Anyone who has been following Amrita’s story for a while now knows that Amrita Health Foods was initially founded because the CEO, Arshad Bahl, was trying to find plant-based snacks that his son would eat. His son was diagnosed with autism at the age of two, and Arshad’s research led him to believe that improving his son’s gut health would improve his other symptoms of autism as well. And it worked: Today, Arshad’s son is integrated into a normal classroom and is thriving both academically and socially. So how did it happen? What, exactly, is the connection between food and autism?
Food-related conditions often go hand in hand with autism spectrum disorders. According to AutismSpeaks, GI issues are eight times more likely in kids with autism than in kids without autism. Arshad’s son was one of the many children affected by both of these conditions. Gastrointestinal issues make it difficult for kids with autism to focus on their other therapies because the GI condition takes so much out of them. Think about when you’re not feeling well. How easy is it for you to focus on work? It’s the same thing.
To reach these kids, it’s first necessary to address their gut health. By making them feel better, these kids have an easier time focusing on and benefiting from their other therapies. But it’s not just kids with both autism and gastrointestinal issues who are affected. Studies show that specialized diets are one of the most effective therapies for autism recovery, especially diets that eliminate gluten or caseins. These substances affect the opioid conductors in the brain, which can increase or even causesymptoms of autism. By eliminating these and other harmful foods from their child’s diets, many parents report a drastic reduction in symptoms.
It’s one thing to understand the connection between food and autism and another thing to put that understanding into practice. How do you use food as a therapy, especially if your child is a finicky eater? The key is first to know what foods you want your child to eat versus what foods you want your child to avoid. Then, make a plan to introduce new foods to them in a safe way.
Next week, we’ll be doing an entire blog post on what a low-inflammation diet looks like. In the meantime, here’s a quick summary of what your child shout eat versus what they should avoid if you’re trying to improve their gut health.
Basically, kids should be eating a plant-based diet free of gluten, caseins, dairy, and major food allergens. Off the menu? In addition to major allergens, it’s best to avoid meats, processed foods, and fried foods.
If your kids are like most kids, the foods you want them to avoid currently make up a large percentage of the foods they’re willing to eat. Many kids with autism have sensory issues, which can make introducing healthy foods to them a challenge. So how do you combat that?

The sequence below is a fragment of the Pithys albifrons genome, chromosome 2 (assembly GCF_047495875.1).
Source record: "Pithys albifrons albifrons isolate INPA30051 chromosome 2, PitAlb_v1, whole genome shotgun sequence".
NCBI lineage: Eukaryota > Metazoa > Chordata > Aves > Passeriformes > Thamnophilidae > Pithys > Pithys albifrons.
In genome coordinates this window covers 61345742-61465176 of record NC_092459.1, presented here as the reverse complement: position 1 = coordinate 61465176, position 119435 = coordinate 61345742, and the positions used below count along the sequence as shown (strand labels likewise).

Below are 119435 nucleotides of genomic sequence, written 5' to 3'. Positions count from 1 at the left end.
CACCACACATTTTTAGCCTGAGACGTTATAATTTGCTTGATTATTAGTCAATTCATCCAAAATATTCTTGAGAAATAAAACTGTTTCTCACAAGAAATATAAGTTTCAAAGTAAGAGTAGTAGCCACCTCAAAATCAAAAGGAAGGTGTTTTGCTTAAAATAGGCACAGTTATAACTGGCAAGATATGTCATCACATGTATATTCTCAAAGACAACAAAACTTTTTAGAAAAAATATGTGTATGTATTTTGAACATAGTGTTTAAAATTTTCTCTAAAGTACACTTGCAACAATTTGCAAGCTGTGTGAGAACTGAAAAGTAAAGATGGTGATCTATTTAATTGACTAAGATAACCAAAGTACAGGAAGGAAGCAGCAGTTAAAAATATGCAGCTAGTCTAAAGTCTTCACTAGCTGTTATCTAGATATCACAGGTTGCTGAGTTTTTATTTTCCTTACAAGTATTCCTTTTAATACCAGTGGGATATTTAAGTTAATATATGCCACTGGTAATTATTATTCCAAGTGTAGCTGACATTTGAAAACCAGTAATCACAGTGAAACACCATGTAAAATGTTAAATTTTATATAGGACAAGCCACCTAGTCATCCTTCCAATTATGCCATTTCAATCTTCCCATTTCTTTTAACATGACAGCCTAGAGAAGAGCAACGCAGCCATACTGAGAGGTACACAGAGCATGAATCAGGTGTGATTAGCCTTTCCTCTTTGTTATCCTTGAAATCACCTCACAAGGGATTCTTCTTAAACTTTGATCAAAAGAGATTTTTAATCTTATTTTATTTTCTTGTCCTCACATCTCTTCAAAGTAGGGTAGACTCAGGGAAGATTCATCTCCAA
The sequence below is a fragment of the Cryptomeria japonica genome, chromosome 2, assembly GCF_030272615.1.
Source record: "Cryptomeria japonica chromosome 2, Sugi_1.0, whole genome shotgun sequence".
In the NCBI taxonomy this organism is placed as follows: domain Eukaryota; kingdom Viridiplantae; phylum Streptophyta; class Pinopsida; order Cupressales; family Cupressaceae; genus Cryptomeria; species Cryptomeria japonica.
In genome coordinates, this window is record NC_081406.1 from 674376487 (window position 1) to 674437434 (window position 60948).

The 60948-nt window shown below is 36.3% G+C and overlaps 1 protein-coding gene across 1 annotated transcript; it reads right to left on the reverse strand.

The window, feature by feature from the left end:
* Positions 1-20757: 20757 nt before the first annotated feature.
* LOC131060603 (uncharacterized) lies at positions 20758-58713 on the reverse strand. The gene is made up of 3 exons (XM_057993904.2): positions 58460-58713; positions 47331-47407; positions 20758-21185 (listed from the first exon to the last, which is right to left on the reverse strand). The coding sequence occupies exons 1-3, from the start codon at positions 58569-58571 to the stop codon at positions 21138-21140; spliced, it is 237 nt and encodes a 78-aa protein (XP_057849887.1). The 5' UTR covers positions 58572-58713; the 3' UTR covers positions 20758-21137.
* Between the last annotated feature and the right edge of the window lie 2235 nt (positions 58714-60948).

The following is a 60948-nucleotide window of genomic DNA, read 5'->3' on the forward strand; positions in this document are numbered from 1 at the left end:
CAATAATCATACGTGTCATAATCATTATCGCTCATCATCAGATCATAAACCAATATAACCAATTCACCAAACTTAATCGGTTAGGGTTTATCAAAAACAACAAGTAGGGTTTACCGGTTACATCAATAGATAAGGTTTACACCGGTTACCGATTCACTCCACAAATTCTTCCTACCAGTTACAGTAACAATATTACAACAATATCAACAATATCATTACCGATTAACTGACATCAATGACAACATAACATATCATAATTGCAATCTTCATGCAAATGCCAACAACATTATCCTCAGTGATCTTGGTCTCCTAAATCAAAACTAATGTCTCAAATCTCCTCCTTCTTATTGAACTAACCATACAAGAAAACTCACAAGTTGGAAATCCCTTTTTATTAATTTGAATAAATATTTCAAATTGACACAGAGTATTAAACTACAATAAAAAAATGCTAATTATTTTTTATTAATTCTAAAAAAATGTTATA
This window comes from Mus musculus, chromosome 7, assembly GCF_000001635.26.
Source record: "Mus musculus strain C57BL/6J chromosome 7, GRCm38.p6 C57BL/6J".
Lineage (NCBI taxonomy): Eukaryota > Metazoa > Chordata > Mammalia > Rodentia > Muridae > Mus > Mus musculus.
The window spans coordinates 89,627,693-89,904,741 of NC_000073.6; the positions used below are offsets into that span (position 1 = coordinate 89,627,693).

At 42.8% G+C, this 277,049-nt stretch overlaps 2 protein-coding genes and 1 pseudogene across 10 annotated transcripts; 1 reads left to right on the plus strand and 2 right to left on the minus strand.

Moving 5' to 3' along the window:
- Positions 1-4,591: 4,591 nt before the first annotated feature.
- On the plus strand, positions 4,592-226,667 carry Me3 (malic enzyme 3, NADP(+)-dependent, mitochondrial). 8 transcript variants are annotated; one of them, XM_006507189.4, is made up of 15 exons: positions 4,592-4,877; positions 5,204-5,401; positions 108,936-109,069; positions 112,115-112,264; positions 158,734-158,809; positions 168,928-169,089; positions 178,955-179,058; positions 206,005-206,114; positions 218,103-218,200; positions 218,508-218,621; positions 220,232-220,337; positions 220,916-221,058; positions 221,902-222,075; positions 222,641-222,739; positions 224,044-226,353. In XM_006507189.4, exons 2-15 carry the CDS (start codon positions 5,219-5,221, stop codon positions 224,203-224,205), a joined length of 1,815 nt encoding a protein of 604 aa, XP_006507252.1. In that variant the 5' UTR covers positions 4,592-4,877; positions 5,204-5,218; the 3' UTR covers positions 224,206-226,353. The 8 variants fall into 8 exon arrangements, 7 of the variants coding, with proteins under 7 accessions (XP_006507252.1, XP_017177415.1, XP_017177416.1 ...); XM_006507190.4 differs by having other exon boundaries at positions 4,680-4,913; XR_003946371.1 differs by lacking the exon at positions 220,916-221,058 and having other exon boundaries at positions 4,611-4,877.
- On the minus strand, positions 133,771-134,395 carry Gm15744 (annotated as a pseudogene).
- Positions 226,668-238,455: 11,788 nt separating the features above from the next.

Last week, we published a blog post on getting kids to choose healthy snacks over junky snacks. Many of those tips will still apply to your child with autism. However, one thing we didn’t mention in that blog post is the concept of bridge foods. Bridge foods can be particularly helpful for kids with autism.
What are bridge foods? Basically, you take what your kids are eating now and build a bridge to healthier foods. For example, say one of your kid’s favorite foods is French fries. A better alternative to French fries would be mashed sweet potatoes or carrot sticks, but it would be pretty hard to get your kid on board with either of those choices. Instead, you offer them sweet potato fries. Sweet potato fries are similar to regular fries in look, texture, and taste, but they offer more of the nutrients of sweet potatoes. This is your bridge food. When your kid is on board with sweet potato fries, then you try the next step—mashed sweet potatoes. Once they’re on board with those, you try mashed carrots, which look and feel similar to mashed sweet potatoes. And then you moved to cooked baby carrots, and finally to carrot sticks.
Suddenly, your child who would only eat French fries has a whole selection of healthy vegetables available that you can offer at different meals. You can see how using bridge foods in this way can be a huge game changer for parents of children with autism.
Looking for specific foods to try? Our website has tons of recipes for low-inflammation foods, many of which Arshad successfully used with his son.
Patience is key, however. Studies show that kids have to be exposed to new foods up to fifteen times before they’ll tolerate it. When you’re using bridge foods, that’s fifteen times at the sweet potato fry stage, and another fifteen times at the mashed sweet potato stage. Because it takes so long, it can sometimes feel like a losing battle. Persistence is key to getting your child past the picky-eater phase of autism recovery.
It’s important to remember that there is no known cure for autism. For one thing, there are many scientists are still learning about autism. For another, autism is a spectrum disorder, and no two children with autism experience the same set of symptoms or challenges.
Instead, we like to talk about recovery from symptoms of autism. Switching your child to a plant-based diet free of allergens is an important step to take to help them recover from certain symptoms of autism. As your child’s gut health improves, they’re better able to focus on their other therapies. As they find success in their therapies, they’re better able to integrate with their peers and lead successful lives.
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While you should always work with your child’s doctor to find the best path for relieving your child’s symptoms of autism, there are also numerous resources online to help you educate yourself about what options are out there. Here are just a few reputable resources: